How Harrison Got Healthy And Found His Voice

The Toronto producer shares a new music video and describes balancing his passion for learning with mental health.

September 14, 2016
How Harrison Got Healthy And Found His Voice Photo by Phillip Skoczkowski

Harrison Robinson’s bright and tidy studio is tucked into the second floor of his parent’s suburban home in Toronto’s east end, and is as inviting as the gregarious 21-year-old producer himself. Against one wall, a library of records — including lots of classic soul and retro pop — reaches almost to the tall ceilings. Greenery peeks in from outside the windows and a large, busted anime figurine rested on the turntable. His vintage synths partition a small living space that includes a thick, inviting couch and big-screen TV. It’s both studio and sanctuary, designed by a solitary dude, for both maximum productivity and long stretches of alone time.

Harrison has struggled with anxiety and depression, and if it’s true that our workspaces reflect our inner lives, his immaculately arranged comfort zone is quite a distance from chaos and clutter. “This album should have been done four months before it was,” he admitted, talking about his hyperglossy debut Checkpoint Titanium. “But I just needed more time.” Time was a wise investment, and contributed to a deeper understanding of the themes present across the producer’s work: future funk, classic video game composers, and anime soundtracks like Samurai Champloo’s beatific hip-hop beats. Harrison hopes the “elemental” nature of the songs comes through because, “the record was inspired by my hypest walks, in downtown Toronto and my neighborhood."


Today, The FADER is premiering the video for "Vertigo," a highlight from Checkpoint Titanium that features Toronto singer a l l i e. "'Vertigo' was going to be an instrumental," Harrison said, "but I've known a l l i e for years and thought she'd be good on it. She works a lot in R&B, and her voice has this sex appeal thing, so I thought 'Why not put her on a pop song, some early 2000s shit?'" Harrison and a l l i e flew out to Portland, Jamaica to shoot the clip, which is idyllic in every sense until the pair eat some trippy fruit. Watch it below, then read about how Harrison expanded his skills without sacrificing his well-being.

HARRISON ROBINSON: I’ve just started feeling proud of my stuff for the first time. I always liked it, but was never like ‘Good job!’ I loved making my older music, but it’s not my most honest work. I wanted to make a specific sound that I had heard on Soundcloud before. I was imitating [the excitable, future bass-inspired producer] Wave Racer, basically. It’s nothing against that genre, but I shouldn’t be making it. I just want to be myself. To get there, I took care of myself before I started thinking about music, making sure my anxiety and depression were in check. Music is the only sure thing that I have. Even if I go deaf, I still have my heartbeat. It won’t betray me, it’s just there. [My music] keeps evolving, and that’s OK — that’s not the same thing as decay and death. But you have to take care of yourself first. I get stress headaches that feel like this elastic band is tightening around my skull. When that happens, my mind tricks itself into thinking I’m really sick and going to die. At a certain point it was happening like six times a day and I couldn’t handle it, so I went to the doctor and it started getting better. You gotta be healthy. But also when you make music what you create reflects your mood, so I wanted to make sure I was OK with myself.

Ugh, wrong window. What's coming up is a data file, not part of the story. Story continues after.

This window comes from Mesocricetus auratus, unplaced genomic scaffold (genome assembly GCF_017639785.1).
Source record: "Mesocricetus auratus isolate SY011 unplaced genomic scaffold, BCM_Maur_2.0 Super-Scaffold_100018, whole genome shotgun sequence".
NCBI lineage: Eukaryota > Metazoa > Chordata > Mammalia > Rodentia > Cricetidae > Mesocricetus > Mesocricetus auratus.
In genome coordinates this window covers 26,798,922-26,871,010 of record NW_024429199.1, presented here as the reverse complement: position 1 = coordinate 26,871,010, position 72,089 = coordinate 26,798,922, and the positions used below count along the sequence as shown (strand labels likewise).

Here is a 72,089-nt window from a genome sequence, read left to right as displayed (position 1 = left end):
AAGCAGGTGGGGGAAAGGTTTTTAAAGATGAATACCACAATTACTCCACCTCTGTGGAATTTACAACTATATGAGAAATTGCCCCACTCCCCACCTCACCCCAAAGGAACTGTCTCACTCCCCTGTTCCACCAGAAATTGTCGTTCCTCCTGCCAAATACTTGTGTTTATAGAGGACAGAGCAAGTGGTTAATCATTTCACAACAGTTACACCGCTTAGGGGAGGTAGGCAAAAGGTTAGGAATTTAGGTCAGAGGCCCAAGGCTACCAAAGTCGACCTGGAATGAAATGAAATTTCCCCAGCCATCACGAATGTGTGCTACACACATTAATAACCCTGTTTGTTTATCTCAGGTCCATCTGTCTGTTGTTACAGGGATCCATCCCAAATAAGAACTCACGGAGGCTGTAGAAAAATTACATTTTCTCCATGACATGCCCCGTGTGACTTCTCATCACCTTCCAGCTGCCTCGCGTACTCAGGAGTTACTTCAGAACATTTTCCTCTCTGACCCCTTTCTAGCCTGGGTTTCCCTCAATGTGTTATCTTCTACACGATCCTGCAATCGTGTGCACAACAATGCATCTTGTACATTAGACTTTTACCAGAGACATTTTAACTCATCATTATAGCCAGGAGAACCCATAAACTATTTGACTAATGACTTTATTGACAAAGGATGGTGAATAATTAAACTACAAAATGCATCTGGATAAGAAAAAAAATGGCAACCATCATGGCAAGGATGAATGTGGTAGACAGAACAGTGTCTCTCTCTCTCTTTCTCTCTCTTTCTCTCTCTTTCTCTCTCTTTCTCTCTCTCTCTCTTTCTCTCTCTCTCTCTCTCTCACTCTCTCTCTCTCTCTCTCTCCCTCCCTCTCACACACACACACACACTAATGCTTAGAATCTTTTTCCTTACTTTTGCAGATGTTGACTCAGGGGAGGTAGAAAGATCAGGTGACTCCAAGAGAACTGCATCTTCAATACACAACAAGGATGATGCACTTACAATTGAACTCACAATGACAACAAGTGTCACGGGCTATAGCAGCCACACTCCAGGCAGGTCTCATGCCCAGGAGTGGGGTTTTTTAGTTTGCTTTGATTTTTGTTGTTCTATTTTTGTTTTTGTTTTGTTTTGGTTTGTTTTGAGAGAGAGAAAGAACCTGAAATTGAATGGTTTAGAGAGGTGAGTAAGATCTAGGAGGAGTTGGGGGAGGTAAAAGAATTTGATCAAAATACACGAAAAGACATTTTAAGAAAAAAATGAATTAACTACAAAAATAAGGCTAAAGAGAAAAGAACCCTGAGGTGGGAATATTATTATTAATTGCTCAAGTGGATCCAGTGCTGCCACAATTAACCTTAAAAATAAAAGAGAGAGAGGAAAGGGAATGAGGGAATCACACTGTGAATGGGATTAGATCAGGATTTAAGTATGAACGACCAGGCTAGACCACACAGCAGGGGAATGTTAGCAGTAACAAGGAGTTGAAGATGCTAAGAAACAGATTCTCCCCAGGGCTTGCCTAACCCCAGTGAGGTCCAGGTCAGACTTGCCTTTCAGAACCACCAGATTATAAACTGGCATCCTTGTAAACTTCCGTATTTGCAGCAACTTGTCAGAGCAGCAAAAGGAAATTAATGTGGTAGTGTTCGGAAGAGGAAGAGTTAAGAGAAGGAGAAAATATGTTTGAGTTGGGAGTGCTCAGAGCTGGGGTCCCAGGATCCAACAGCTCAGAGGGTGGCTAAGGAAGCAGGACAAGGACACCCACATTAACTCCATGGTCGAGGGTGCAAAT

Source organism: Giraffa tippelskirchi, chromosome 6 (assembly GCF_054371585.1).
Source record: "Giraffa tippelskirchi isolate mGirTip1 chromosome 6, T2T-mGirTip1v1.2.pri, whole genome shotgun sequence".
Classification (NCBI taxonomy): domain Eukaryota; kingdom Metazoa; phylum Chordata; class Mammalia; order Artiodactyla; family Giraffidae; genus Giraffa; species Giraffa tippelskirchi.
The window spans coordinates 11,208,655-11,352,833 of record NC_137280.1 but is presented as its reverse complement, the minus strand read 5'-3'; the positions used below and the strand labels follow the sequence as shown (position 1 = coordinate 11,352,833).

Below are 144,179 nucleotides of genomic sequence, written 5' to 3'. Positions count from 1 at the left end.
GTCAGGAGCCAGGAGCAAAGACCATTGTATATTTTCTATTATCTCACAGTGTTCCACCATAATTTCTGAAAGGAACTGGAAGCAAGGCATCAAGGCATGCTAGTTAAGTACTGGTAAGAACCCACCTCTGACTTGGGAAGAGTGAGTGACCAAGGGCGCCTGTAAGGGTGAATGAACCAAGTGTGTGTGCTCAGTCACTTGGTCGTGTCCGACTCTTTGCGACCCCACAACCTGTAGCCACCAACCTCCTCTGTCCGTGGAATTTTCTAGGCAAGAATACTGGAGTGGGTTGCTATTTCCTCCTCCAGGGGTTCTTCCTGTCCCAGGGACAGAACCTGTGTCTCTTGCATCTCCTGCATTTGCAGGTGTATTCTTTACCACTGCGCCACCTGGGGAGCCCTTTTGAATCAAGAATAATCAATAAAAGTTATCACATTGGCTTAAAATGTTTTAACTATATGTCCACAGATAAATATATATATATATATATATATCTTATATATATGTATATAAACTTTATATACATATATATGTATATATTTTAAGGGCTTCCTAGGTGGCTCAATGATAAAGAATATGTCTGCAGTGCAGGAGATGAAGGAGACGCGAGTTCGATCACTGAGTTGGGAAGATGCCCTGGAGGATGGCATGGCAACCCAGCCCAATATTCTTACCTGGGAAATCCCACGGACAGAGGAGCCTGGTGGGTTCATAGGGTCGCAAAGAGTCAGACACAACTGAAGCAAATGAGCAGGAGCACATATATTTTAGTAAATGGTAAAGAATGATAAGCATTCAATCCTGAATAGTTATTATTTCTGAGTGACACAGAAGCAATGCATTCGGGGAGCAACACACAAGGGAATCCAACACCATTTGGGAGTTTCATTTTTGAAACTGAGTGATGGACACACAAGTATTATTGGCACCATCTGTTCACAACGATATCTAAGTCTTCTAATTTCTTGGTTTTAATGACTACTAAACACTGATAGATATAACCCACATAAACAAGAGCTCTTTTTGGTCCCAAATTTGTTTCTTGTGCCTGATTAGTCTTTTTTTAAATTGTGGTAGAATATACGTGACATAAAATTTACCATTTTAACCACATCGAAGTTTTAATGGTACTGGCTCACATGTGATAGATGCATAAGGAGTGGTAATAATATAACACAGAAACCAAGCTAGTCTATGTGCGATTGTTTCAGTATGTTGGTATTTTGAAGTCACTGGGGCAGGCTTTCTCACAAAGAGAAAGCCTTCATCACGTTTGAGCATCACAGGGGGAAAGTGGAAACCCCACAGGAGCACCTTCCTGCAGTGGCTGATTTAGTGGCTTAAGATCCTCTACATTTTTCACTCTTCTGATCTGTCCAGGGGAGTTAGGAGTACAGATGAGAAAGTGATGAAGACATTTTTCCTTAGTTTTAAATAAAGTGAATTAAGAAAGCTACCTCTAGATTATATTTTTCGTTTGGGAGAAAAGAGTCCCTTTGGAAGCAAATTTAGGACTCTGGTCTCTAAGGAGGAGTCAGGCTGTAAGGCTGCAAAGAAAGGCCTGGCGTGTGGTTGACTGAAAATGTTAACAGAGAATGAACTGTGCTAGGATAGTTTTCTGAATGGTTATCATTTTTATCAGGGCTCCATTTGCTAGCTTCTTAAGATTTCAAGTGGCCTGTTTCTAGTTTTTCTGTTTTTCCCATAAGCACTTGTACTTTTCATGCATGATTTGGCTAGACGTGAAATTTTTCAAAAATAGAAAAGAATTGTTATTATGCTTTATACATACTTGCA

I want to take classical piano lessons. Jazz is a blast, but the thing that fucks me up is the concept of “jazz lessons.” Jazz is something I want to learn from peers. I don’t want to be taught it, I want to grow with it. Classical music — I think of it like a videogame or something. How well can you do on this piece? How well can you sit? It’s more quantifiable.

It’s not that I feel limited by my current skills, but it’s always good to know shit. I personally think anyone can write songs. You can learn four chords and make a song, but you should know your way around a keyboard as well. It helps to create beautiful songs, songs that speak to people more. You don’t need to know theory, but you should understand what you’re sampling. Or if you’re a trap producer using just three notes and arpeggios, learn a library of drum patterns and make sure they hit really hard. Just have a bunch of tools you can use. Great producers might not have an understanding of theory, but they know how to get the sounds they want.

I don’t make music every day, because I don’t want to turn into a fucking raisin or something from trying to pump out stuff. Just thinking about it gives you anxiety, like, Oh my God, people do that, and they do it really well. I just have to remember that I do this for myself, and to just be super assertive when someone else’s schedule can get in the way of your own mental health. Last Gang Records and my manager: I love them so much, they were totally cool. But I needed to be assertive and on top of my own issues, because if you’re not it can really fuck you up.

How Harrison Got Healthy And Found His Voice